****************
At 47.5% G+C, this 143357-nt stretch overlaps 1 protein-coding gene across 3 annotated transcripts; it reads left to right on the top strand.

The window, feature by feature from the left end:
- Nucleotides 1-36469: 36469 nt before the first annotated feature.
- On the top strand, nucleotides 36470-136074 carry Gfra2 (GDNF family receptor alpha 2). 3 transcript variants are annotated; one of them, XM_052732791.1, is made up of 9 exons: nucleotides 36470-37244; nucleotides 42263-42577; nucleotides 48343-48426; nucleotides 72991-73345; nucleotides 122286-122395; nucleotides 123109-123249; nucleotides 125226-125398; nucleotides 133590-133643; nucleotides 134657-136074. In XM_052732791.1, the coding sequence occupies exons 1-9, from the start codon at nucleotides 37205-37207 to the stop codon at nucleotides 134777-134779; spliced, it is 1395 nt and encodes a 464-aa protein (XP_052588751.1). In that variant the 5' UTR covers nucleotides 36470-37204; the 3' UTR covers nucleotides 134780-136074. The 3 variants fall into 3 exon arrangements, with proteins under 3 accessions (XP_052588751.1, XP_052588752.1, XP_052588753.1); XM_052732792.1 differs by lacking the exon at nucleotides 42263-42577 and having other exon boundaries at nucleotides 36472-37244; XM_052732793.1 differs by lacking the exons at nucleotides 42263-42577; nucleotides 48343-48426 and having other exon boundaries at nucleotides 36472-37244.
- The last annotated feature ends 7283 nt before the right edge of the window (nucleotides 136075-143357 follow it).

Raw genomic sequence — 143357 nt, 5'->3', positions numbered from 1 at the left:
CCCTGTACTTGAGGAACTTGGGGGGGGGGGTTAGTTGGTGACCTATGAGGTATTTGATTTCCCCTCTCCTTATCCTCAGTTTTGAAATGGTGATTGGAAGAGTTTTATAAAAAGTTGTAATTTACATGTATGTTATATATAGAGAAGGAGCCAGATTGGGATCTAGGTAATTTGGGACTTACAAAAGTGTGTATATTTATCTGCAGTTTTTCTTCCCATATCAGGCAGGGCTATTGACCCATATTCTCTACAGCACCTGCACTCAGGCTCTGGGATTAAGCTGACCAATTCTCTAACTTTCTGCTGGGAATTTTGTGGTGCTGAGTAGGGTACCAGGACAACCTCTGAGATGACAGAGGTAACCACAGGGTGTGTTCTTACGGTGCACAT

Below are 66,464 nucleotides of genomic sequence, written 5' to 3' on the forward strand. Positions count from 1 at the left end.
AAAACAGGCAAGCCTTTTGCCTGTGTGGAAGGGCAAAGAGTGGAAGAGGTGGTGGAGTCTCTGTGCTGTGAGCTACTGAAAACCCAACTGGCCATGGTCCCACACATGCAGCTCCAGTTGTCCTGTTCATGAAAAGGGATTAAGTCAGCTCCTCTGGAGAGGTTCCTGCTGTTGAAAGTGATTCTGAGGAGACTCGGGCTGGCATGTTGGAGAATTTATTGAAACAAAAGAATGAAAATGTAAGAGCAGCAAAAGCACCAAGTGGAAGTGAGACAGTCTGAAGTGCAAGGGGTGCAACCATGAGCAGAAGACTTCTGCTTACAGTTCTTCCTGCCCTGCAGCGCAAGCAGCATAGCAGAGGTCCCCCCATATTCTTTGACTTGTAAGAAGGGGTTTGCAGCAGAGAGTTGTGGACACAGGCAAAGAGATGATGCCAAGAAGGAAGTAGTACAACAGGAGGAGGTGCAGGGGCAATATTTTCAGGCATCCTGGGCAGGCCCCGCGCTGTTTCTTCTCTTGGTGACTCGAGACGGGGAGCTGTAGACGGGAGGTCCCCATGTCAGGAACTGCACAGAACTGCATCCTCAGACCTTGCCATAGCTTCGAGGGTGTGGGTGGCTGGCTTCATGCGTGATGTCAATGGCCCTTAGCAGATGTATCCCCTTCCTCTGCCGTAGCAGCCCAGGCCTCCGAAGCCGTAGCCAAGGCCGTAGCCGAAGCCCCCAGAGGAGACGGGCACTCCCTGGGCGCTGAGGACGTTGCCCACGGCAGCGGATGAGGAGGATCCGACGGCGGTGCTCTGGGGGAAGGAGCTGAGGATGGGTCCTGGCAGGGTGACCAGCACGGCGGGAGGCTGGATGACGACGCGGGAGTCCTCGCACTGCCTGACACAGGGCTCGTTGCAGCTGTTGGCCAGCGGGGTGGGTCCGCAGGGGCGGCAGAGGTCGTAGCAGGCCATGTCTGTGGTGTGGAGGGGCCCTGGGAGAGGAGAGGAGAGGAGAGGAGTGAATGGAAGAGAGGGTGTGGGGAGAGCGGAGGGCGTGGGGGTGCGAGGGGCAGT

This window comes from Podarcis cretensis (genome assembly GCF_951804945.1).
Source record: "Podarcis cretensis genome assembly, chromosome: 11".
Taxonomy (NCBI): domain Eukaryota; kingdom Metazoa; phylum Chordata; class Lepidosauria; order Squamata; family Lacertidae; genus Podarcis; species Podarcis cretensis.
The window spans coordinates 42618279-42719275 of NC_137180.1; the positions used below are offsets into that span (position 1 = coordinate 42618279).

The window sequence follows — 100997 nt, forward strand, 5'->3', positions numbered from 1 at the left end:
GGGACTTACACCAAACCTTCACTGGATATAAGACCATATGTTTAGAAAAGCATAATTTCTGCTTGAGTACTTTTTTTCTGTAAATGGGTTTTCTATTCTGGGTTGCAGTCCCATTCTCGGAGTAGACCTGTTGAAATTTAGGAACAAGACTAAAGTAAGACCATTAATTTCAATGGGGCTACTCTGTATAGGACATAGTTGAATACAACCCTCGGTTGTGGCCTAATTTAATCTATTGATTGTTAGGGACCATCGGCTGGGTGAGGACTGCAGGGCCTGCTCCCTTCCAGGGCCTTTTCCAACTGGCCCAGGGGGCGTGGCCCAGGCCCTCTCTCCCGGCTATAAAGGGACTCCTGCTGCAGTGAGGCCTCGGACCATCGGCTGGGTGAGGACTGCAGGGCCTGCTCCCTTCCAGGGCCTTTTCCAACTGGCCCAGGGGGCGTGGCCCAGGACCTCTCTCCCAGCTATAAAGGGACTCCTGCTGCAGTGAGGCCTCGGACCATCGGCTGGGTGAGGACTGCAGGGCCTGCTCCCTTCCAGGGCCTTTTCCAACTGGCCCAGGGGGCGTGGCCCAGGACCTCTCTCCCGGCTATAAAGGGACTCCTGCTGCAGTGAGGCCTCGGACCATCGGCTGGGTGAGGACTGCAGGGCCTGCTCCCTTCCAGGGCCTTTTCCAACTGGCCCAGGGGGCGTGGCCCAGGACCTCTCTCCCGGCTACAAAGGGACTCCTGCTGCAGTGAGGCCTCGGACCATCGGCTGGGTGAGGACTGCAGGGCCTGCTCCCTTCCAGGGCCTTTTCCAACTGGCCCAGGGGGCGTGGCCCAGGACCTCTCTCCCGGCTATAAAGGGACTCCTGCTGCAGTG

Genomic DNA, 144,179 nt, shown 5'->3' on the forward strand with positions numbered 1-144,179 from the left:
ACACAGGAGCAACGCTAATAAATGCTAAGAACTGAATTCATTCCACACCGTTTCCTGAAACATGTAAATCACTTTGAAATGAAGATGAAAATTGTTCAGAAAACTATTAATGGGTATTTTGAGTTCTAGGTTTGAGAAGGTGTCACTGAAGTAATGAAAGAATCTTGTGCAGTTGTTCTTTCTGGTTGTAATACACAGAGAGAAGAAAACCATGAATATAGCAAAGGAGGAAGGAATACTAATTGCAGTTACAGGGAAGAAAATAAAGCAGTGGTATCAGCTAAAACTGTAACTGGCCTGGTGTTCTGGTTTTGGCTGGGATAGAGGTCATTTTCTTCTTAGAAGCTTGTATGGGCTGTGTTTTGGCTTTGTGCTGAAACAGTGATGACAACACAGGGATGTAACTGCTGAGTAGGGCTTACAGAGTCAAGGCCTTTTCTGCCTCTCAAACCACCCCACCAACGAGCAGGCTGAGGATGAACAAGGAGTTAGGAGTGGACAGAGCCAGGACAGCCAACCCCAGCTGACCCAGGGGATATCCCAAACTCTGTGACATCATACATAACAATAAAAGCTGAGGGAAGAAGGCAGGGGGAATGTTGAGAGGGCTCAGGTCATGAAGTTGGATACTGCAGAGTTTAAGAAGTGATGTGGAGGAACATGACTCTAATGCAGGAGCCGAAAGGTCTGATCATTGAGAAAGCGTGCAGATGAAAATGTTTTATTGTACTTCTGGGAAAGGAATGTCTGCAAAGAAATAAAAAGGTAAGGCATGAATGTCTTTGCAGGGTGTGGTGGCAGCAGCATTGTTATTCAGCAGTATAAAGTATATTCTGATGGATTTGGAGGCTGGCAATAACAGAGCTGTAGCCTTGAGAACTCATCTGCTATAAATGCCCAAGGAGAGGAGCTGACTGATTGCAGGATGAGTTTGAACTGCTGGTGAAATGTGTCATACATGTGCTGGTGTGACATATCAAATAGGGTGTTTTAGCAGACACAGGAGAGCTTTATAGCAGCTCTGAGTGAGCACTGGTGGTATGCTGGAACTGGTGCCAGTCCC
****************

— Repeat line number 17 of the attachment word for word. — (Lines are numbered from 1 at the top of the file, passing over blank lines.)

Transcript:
ACACAGGAGCAACGCTAATAAATGCTAAGAACTGAATTCATTCCACACCGTTTCCTGAAACATGTAAATCACTTTGAAATGAAGATGAAAATTGTTCAGAAAACTATTAATGGGTATTTTGAGTTCTAGGTTTGAGAAGGTGTCACTGAAGTAATGAAAGAATCTTGTGCAGTTGTTCTTTCTGGTTGTAATACACAGAGAGAAGAAAACCATGAATATAGCAAAGGAGGAAGGAATACTAATTGCAGTTACAGGGAAGAAAATAAAGCAGTGGTATCAGCTAAAACTGTAACTGGCCTGGTGTTCTGGTTTTGGCTGGGATAGAGGTCATTTTCTTCTTAGAAGCTTGTATGGGCTGTGTTTTGGCTTTGTGCTGAAACAGTGATGACAACACAGGGATGTAACTGCTGAGTAGGGCTTACAGAGTCAAGGCCTTTTCTGCCTCTCAAACCACCCCACCAACGAGCAGGCTGAGGATGAACAAGGAGTTAGGAGTGGACAGAGCCAGGACAGCCAACCCCAGCTGACCCAGGGGATATCCCAAACTCTGTGACATCATACATAACAATAAAAGCTGAGGGAAGAAGGCAGGGGGAATGTTGAGAGGGCTCAGGTCATGAAGTTGGATACTGCAGAGTTTAAGAAGTGATGTGGAGGAACATGACTCTAATGCAGGAGCCGAAAGGTCTGATCATTGAGAAAGCGTGCAGATGAAAATGTTTTATTGTACTTCTGGGAAAGGAATGTCTGCAAAGAAATAAAAAGGTAAGGCATGAATGTCTTTGCAGGGTGTGGTGGCAGCAGCATTGTTATTCAGCAGTATAAAGTATATTCTGATGGATTTGGAGGCTGGCAATAACAGAGCTGTAGCCTTGAGAACTCATCTGCTATAAATGCCCAAGGAGAGGAGCTGACTGATTGCAGGATGAGTTTGAACTGCTGGTGAAATGTGTCATACATGTGCTGGTGTGACATATCAAATAGGGTGTTTTAGCAGACACAGGAGAGCTTTATAGCAGCTCTGAGTGAGCACTGGTGGTATGCTGGAACTGGTGCCAGTCCC